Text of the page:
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Light and darkness
Darkness and light are tightly wound up with the theme of sight and blindness in Sophocles' play. Oedipus - and all the other characters, save for Teiresias - is 'in the dark' about his own origins and the murder of Laius. Teiresias, of course, is literally 'in the dark' with his own blindness - and yet manages to have sight over everything that is to follow. After Oedipus finds out what has happened, he bemoans the way everything has indeed "come to light".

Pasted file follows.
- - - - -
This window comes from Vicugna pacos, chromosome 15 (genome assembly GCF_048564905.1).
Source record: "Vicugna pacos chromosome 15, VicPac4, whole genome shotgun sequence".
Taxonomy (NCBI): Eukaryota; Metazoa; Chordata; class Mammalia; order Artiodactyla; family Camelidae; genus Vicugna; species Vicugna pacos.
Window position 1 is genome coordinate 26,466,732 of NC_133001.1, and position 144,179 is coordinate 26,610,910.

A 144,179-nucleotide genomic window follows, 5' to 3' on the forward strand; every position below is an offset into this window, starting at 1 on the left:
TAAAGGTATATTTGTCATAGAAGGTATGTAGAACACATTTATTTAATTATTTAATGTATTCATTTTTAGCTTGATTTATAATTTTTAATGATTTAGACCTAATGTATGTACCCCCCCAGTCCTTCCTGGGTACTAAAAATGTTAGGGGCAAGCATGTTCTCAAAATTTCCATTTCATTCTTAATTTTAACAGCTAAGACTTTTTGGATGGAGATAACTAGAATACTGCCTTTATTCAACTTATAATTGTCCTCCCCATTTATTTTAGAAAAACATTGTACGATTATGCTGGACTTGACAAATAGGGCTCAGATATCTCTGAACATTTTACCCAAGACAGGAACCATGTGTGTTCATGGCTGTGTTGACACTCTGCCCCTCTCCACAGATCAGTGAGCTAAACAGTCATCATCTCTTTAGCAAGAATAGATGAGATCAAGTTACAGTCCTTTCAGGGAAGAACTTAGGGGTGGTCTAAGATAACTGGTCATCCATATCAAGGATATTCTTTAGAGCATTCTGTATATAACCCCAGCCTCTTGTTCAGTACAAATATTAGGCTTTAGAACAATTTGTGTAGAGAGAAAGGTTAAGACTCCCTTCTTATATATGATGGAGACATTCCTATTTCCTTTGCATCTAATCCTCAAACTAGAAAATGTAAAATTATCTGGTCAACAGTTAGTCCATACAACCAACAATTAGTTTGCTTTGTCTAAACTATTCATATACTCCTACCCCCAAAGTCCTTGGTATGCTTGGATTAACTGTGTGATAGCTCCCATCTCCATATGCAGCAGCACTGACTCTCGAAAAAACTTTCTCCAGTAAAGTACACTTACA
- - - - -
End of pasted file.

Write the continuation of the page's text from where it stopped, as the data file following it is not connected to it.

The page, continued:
Sight and blindness
Teiresias holds the key to the link between sight and blindness - for even though he is blind, he can still see and predict the future (if not the present). At the end of the play, moreover, Oedipus blinds himself, because what he has metaphorically seen (i.e. realized) leaves him unable to face his family or his parents in the afterlife). As with the previous theme, sight/blindness operate both literally and metaphorically within the play. Indeed, literal sight is juxtaposed with 'insight' or 'foresight'.